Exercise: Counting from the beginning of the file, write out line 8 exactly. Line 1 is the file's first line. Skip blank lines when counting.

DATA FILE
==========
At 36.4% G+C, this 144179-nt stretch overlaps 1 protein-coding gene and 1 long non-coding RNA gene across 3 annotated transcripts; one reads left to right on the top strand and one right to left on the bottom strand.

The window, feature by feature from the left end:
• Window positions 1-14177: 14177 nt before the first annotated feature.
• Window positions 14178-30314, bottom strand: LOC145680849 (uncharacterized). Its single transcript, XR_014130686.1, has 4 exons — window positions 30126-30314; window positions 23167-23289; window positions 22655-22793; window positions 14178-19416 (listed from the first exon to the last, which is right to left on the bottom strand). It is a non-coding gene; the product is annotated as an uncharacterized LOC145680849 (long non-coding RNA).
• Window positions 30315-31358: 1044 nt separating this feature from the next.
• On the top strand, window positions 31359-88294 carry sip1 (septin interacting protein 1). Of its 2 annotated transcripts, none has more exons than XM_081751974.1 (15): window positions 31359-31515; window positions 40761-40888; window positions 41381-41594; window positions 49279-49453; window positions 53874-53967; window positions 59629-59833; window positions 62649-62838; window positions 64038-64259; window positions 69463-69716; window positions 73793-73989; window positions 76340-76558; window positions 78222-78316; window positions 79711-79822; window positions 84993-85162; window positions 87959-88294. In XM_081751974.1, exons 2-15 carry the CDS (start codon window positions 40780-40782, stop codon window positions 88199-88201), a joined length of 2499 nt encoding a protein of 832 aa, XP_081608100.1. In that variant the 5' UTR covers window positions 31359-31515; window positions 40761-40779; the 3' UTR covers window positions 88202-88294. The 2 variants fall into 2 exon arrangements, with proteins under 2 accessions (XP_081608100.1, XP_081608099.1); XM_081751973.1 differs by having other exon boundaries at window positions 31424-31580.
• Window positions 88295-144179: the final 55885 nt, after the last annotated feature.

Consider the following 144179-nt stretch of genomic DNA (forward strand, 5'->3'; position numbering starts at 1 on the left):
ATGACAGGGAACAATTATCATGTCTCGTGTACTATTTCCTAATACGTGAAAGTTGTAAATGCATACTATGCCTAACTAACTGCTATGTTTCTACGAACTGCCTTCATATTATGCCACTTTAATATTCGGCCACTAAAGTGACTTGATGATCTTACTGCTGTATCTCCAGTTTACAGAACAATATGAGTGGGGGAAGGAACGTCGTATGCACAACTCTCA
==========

Consider the following 144179-nt stretch of genomic DNA (forward strand, 5'->3'; position numbering starts at 1 on the left):